National associations representing off-highway travel plazas and barge lines sharply criticized President Trump's infrastructure plan and budget proposals, warning that if implemented they would end up damaging more U.S. roads and undercutting the nation's trade competitiveness.
The truck stop group NATSO said it "will actively oppose key aspects of the Trump administration's new infrastructure proposal" – targeting its provisions to increase tolling of interstate highways and to commercialize interstate rest areas.
NATSO said more tolling of interstates would divert traffic to secondary roads, which would suffer more structural damage and higher accident rates.
In addition, "interstate tolls cost the government significantly more to administer and enforce than the existing motor fuels tax," said NATSO President Lisa Mullings. "Why would anyone fail to support an increase in the fuel tax and, at the same time, work to create another type of tax (such as toll roads) that costs more to collect than the fuel tax?"
Mullings also said commercializing on-highway rest areas "allows the government to hand-pick one company to operate exclusively at the state rest areas; this company behaves as a monopoly simply by virtue of its location on the highway shoulder or median."
And because the on-highway services would hurt the business of off-highway travel plazas, NATSO said those off-highway businesses would not be able to continue supporting large amounts of truck parking spaces, or generate as much local and state tax revenue.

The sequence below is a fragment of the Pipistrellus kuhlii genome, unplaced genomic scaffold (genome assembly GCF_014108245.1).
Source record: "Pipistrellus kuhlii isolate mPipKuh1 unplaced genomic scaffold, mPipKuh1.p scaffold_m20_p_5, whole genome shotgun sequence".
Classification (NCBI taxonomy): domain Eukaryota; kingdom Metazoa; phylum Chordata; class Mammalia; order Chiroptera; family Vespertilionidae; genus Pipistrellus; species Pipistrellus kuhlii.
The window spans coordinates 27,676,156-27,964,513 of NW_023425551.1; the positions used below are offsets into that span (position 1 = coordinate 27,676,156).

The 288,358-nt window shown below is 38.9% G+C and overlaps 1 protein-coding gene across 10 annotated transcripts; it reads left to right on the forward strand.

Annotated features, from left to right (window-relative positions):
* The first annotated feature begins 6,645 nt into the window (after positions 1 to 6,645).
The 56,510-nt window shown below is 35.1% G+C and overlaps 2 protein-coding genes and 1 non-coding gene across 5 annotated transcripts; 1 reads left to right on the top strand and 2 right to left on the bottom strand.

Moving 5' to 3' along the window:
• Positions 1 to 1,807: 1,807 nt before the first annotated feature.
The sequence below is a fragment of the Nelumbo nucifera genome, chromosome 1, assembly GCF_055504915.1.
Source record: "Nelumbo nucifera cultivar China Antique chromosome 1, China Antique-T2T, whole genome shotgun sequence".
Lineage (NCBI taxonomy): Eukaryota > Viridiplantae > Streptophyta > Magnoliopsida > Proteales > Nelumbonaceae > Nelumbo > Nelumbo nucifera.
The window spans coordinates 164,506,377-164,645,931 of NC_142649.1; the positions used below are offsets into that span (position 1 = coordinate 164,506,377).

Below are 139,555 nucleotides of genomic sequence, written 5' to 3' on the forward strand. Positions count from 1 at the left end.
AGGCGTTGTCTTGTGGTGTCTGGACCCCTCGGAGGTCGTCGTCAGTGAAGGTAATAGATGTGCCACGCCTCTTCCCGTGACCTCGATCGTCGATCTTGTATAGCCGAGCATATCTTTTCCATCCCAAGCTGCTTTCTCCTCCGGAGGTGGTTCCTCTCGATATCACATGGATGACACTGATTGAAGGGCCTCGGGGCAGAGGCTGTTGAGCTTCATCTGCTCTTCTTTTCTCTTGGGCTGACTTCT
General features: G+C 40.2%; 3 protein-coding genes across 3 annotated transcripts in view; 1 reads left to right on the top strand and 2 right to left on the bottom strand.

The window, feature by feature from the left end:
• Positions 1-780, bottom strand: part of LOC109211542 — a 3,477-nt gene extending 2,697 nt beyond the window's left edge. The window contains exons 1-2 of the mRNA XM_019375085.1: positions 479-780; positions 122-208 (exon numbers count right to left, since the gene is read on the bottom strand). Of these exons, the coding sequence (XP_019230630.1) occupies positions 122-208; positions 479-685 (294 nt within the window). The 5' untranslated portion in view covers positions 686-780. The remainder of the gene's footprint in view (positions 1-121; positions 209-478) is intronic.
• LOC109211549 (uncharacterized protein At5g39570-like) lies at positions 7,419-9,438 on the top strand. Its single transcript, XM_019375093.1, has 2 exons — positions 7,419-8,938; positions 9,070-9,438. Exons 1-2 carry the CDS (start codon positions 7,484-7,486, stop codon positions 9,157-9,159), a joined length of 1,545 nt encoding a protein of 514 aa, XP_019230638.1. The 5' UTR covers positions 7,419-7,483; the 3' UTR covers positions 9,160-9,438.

On the inland river system, Trump proposals to levy large new fees on barge lines and reduce the harbor maintenance tax that pays for port-area dredging would raise the costs of moving freight on the waterways, passing those costs along to consumers, and push more loads onto highways, said Mike Toohey, CEO of the Waterways Council that represents barge lines and their bulk cargo shippers.
Toohey said the barge industry was encouraged last June when Trump promised new efforts to improve locks and dams as he spoke from the banks of the Ohio River with coal-hauling barges in the background.
But under the administration's infrastructure proposal, Toohey said in a Marine Log story, "Carriers, and therefore shippers like American family farmers, energy/petroleum and coal producers, cement and construction material companies, and many others who rely on the cost-competitive waterways to ship their products around the U.S. and the world, would be saddled with massive increases that will deter freight from the waterways and cause a modal transportation shift. This would negatively affect our agriculture trade balance, increase traffic congestion on our highways and railways, and impact our environment."
Toohey also noted that the president's budget would cut by more than 22 percent the Army Corps of Engineers' Civil Works funding that includes navigation projects.
"This dour FY2019 budget represents a clear disconnect from the encouraging rhetoric made by President Trump about the inland waterways in the State of Union address and at his historic visit to the Ohio River in June 2017," he said. "If accepted, this budget, like the infrastructure proposal issued earlier today, hamstrings America's ability to compete in the world.
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